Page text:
I have a Christmas tradition that started when we moved into our house about four years ago. Every morning, while the house is still and quiet, I sit on my couch, Bible in hand, and stare deeply into the lights of our Christmas tree. Our tree sits in a corner, next to a window large enough to let the darkness of the early morning illuminate the outstretched beams of every twinkling light.

I sit and I breathe it in. I sit and the phrase that plays on repeat in my heart is, “He is coming.” That phrase conjures up a kaleidoscope of thoughts and emotions. “He is coming” means that though the finished work of the cross is alive in all believers, the promise of Jesus’ return is still to come. “He is coming” stirs up hope that these light, momentary afflictions are preparing for us an eternal weight of glory beyond all comparison (2 Corinthians 4:17-18). “He is coming” reminds me that I am a sojourner in this world, and this is not my final home. 

Now don’t let this calm, beautiful snapshot fool you. My entire Christmas season is not cloaked in tranquility! Laughably, I fully admit that my Christmas season begins back in October with pumpkin spice and the cold sweat of realization that my to-do lists and bank accounts are about to be hammered. Indeed, the months leading up to December 25th can be some of the most stressful for Americans. One survey revealed that 69% of people feel stressed about “lack of time” and “lack of money” during the Christmas season. Even sadder, a survey by NBC news found that 45% of people would prefer to skip Christmas altogether. 

As believers in Jesus Christ I don’t know how much differently we approach Christmas. Admittedly, I have been in all of those categories at some point every year. The pressure to “make memories” turns into the pressure for “pinterest perfection.” Packing in every seasonal party and event, while still somehow having everything ready for the big day can drive anyone into a frenzied state of wondering, “What is all this for?”

But here’s a thought worth ruminating on in light of these statistics and our own practical realities: What are we really anticipating? In other words, “What IS all this for?”

One of my favorite verses is in the gospel account of Jesus’ birth, found in the book of Luke. To set the scene, close your eyes and picture Mary and Joseph in Bethlehem. Mary has recently delivered her first child, Jesus. Jesus, the promised Messiah and Savior of the world. By modern standards their surroundings are unsanitary, lowly, and poor. But even for their day, this is not a noble birthplace. I imagine Mary staring at Jesus’ face and reflecting on all the promises the angel had shared with her before His birth: “He will be great and will be called the Son of the Most High. And the Lord God will give to Him the throne of His father David, and He will reign over the house of Jacob forever, and of His kingdom there will be no end” (Luke 1:32-33).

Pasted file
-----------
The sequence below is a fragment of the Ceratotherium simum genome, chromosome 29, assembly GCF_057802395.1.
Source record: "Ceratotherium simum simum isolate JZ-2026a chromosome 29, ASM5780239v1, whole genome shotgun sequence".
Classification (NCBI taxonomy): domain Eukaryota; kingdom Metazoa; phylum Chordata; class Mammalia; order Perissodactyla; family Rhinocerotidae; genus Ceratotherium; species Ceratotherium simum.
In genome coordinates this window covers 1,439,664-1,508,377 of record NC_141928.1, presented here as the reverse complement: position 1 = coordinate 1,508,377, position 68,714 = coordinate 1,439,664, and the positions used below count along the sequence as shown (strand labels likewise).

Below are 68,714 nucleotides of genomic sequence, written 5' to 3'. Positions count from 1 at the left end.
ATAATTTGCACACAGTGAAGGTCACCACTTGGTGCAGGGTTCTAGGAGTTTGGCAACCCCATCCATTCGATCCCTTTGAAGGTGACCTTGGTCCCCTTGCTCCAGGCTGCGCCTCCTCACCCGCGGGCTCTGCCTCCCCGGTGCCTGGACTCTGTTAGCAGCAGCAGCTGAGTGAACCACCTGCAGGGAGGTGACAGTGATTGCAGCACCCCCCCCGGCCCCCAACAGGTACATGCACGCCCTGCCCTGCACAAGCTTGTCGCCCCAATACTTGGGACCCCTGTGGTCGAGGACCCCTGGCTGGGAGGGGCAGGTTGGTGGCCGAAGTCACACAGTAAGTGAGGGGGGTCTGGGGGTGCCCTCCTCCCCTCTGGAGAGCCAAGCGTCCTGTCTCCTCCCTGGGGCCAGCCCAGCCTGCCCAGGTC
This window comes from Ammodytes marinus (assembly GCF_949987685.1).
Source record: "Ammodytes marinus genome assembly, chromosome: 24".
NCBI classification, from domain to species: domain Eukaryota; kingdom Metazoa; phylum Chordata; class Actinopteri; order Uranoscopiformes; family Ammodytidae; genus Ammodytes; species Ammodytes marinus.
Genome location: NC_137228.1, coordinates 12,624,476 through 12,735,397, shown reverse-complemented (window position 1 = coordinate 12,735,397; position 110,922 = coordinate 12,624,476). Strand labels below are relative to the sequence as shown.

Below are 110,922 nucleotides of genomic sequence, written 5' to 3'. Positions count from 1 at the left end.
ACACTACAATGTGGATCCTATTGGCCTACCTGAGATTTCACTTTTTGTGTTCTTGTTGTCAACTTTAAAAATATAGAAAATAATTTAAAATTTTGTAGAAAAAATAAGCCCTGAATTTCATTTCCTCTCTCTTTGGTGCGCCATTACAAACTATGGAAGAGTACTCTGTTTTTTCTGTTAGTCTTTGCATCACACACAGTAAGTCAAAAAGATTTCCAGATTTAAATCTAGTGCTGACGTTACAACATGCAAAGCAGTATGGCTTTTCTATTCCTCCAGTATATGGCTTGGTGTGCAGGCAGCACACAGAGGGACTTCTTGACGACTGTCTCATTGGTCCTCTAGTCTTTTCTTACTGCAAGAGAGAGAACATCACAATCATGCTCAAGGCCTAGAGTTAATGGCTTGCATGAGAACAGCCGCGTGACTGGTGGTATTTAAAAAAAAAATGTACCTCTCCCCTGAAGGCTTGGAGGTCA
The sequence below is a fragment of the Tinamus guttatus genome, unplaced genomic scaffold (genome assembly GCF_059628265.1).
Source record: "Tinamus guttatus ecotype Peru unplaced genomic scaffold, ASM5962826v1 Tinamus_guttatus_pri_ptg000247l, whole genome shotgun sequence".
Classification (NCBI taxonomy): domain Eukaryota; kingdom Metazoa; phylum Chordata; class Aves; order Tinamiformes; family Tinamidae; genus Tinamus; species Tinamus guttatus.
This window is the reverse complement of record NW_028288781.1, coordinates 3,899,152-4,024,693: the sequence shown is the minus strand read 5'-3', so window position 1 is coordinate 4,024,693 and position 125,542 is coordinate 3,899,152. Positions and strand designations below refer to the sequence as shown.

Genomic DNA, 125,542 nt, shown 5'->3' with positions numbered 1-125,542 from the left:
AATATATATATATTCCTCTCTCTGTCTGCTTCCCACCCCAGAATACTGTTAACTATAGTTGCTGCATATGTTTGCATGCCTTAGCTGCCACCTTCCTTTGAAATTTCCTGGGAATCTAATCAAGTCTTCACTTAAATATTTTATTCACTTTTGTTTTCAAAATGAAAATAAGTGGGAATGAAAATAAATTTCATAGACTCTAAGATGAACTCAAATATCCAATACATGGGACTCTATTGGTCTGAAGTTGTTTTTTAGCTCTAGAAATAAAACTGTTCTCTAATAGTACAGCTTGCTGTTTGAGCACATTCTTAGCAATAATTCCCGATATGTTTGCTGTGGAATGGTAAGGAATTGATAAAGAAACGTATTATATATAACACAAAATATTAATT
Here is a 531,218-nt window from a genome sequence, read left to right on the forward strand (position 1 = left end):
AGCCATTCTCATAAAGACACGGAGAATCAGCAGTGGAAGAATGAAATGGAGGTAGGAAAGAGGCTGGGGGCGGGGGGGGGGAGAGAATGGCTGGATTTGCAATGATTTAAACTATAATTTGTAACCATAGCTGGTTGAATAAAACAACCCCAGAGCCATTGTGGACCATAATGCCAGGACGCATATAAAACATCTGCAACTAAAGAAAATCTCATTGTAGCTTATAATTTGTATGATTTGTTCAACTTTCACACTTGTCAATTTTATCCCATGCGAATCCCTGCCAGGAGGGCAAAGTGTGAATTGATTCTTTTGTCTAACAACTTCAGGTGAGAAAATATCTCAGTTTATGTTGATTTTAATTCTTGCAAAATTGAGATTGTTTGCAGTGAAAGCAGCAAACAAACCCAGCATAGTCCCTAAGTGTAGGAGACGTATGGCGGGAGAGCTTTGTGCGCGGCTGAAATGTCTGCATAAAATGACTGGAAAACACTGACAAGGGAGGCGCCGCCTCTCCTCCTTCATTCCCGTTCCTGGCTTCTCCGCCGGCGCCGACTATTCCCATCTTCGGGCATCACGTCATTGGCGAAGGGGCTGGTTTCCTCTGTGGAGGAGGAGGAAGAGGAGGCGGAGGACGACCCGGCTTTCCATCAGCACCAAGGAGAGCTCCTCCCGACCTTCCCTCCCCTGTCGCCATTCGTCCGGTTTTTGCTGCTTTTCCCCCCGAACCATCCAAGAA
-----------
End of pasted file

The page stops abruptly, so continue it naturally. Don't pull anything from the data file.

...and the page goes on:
A million questions must have flooded her mind as she compared the promises to her present circumstances. But then…interrupting the doubt and fear, a rough and tough group of shepherds arrive at the manger of Jesus. Again they declare His greatness as the choir of angels had proclaimed to them. And what was that message? Glory and peace! (Luke 2:14) It was a message centered on the glory of God incarnate and the peace He brings to earth. Where there was no peace, there is now the invitation to drink deeply of this gift. 

If you read further you will notice that favorite verse of mine, “But Mary treasured up all these things, pondering them in her heart” (Luke 2:19). When Mary heard the truth reaffirmed amidst her bleak circumstances, she treasured it and pondered it in her heart. As believers this is our invitation as well–to embrace the truth of not only Jesus’ life on earth, but His arrival still to come, when His glory will be seen in its fullness. When He will arrive on the clouds, clothed not in rags, but in beautiful robes of splendor. When we meet Him in all His goodness and spend eternity with Him. When He makes all death, pain, and striving cease. 

How different would our Christmas season look if we treasured this gospel-centered truth within our hearts, drawing from its well daily? In Greek the word “pondered” means “to bring together in one’s mind; to confer with one’s self.” The word beckons the individual to dwell in the thought. Sit, think, contemplate, and then do it again. What if during this season, instead of running out in hurried shopping panic and stressed dinner preparations, we took time to visit the well of Jesus? What if we sat at the well and took some much needed sips of His grace, mercy and peace? What if we invited others to this refreshing place of life, and welcomed them by showing them the Good Father who removes the heavy burdens weighing down our souls? 

What if instead of pondering how to make everything just so and picture-perfect, we drew our eyes to the Savior and repeated in our hearts, “He is coming.”